Not a “New Deal,” a “Fair Deal” or a “Square Deal,” but Supposedly a “Better Deal”William Shughart • Wednesday August 9, 2017 1:24 PM PST •
Towards the end of July, eight months after losing the White House to Donald Trump, leading figures of the Democratic Party launched their crusade to regain control of the U.S. Congress in next year’s midterm elections. Announcing his party’s “Better Deal,” U.S. Senator Charles Schumer wrote that “Rather than having a government that benefits the special interests and very wealthy, Democrats believe that government should work on behalf of the middle class and those struggling to get there.”
A Better Deal? Better hold onto your wallet.
Clearly taking a few pages out of President Trump’s campaign playbook, the Democrats’ policy agenda contains three interrelated promises (“Better Jobs, Better Wages, Better Future”), almost none of which is a proper function of the federal government in the first place or is within its powers actually to fulfill in today’s hyper-partisan atmosphere. Full of action words like “fight back,” “crack down,” and “prioritize,” the Better Deal demonizes “unfair foreign trade;” “corporations and billionaires,” especially those who “outsource American jobs;” “monopolies;” “special interests;” “lobbyists” and “Wall Street.” It is vintage populism; it could have been written a century ago.
Meant to be a call to arms – a political manifesto – rallying the Democratic Party’s core constituencies, which either supported Vermont Senator Bernie Sanders or defected to Trump rather than vote for Hillary Clinton, the Better Deal is long on platitudes and short on details.
The first promise is to “raise the wages and incomes of American workers and create millions of good-paying [fulltime] jobs.” That goal ostensibly will be reached in a number of ways, including “investing in our crumbling infrastructure and prioritizing small business and entrepreneurs,” but the centerpieces of the proposal are to “ensure a living wage for all Americans” and to protect private pensions, “Social Security and Medicare, so that seniors can retire with dignity.”
While it has become commonplace for pundits to bemoan the conditions of the nation’s roads, dams and bridges, reality may not match the rhetoric, especially so at the state level. Even if it does, however, massive spending of the taxpayers’ hard-earned incomes to repair or replace existing infrastructure is not necessarily the best solution to the problem. That conclusion gains traction if one looks at the results of the Keynesian economic stimulus packages enacted under Presidents George W. Bush and Barack Obama. Remember all of the “shovel-ready” construction projects that, if funded, supposedly would get the U.S. economy quickly moving again? Plagued by inevitable waste, corruption and delays, the stimulus hardly had any long-term effects. It is important to remember, too, that to the extent that our infrastructure is “crumbling,” it is doing so because of governmental neglect of routine maintenance, which is less visible to voters and less rewarding to reelection-minded politicians than funding new construction projects.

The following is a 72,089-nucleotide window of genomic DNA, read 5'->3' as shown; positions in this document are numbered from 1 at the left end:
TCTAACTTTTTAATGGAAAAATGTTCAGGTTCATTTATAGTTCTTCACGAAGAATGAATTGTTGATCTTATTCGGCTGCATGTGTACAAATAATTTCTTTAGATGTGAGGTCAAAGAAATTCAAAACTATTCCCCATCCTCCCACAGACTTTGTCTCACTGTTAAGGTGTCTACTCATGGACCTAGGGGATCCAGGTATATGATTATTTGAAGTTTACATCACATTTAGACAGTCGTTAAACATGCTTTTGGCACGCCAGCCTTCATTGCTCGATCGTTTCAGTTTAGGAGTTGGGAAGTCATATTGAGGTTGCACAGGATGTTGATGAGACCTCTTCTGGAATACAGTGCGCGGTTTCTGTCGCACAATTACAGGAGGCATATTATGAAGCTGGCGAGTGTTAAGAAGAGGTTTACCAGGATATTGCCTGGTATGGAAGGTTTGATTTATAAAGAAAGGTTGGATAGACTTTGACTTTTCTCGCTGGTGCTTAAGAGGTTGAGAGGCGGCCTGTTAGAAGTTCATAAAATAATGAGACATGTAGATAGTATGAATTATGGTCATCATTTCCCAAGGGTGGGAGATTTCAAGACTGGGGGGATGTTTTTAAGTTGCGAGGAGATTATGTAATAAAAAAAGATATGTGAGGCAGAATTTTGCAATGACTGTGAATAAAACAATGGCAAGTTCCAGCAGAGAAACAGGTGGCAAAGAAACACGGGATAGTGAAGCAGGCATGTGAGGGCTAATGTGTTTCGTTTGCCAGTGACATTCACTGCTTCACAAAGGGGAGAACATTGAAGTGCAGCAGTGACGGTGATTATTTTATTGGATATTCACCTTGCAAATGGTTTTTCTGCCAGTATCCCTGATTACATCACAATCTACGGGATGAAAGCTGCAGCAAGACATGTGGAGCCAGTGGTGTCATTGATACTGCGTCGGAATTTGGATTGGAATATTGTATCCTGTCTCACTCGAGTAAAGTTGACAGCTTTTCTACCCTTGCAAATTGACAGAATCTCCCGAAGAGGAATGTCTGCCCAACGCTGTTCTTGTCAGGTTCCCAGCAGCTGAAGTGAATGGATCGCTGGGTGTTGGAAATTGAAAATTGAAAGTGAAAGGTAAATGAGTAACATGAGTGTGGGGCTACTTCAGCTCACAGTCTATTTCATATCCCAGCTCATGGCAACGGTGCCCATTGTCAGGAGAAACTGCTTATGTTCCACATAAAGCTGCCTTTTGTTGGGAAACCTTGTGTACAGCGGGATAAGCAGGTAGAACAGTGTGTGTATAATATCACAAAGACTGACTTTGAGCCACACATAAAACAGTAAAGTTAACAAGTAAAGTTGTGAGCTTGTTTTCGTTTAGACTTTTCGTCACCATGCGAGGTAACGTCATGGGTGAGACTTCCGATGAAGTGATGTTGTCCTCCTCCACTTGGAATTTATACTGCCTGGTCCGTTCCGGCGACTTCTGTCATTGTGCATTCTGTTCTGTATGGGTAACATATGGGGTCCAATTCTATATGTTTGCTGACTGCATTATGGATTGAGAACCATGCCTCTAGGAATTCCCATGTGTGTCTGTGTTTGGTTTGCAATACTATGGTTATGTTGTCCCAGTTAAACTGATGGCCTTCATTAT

Democrats generally think that spending more OPM (other people’s money) is the answer for every perceived social and political ill. The jobs “created” by pouring federal resources into infrastructure, like all construction projects, are temporary and will disappear as soon as the work is finished. A bolder option, suggested recently by Nobel laureate Vernon Smith, is to privatize the federal Interstate highway system, thereby allowing infrastructure “investment” decisions to be made by private sector actors who actually have incentives to evaluate financial rates of return to the various maintenance projects available and to then select the ones for which the benefits exceed the cost is rather than having them determined politically.
How, exactly, does a Better Deal propose to “raise the wages and incomes of American workers”? Is the Democratic Party contemplating a basic income guarantee (BIG), also known as a universal basic income? Such a program, which establishes a minimum annual income for everyone, would have some positive aspects, provided that it replaces all existing taxpayer-financed income transfers (food stamps, now called “SNAP” – supplemental nutrition assistance – housing assistance, taxpayer-financed unemployment benefits, Medicaid, Medicare, Social Security and too many other ornaments of the welfare state to mention). But, like all such transfers, BIG undermines incentives to participate in the labor force and to earn one’s own way in life. The worst of all possible worlds would materialize if BIG or something like it is added on top of existing income transfers.
Another option being bandied about is to more than double the federal minimum wage to $15 per hour. Some commentators and students of the effects of minimum wages find only small negative effects on total employment, but they are asking the wrong question. As shown by a recent study of Seattle, Washington’s, labor market, where the minimum hourly wage is being raised in steps to $15 – it’s not there, yet – employers can adjust to mandated increases in cash wages along many margins. One of those ways is to keep the same number of people on the payroll, but to shorten the hours they are allowed to work per day or per week. Other responses to higher minimum wages are to cut non-wage fringe benefits, such as on-the-job training, breaks during the workday, opportunities to eat meals at no charge or at reduced prices, help with buying uniforms, paid vacations, and employer-provided health insurance and pensions, if any. If an employee does not add more than $15 per hour in value to his or her employer, then requiring such a minimum hourly wage cannot make that person better off.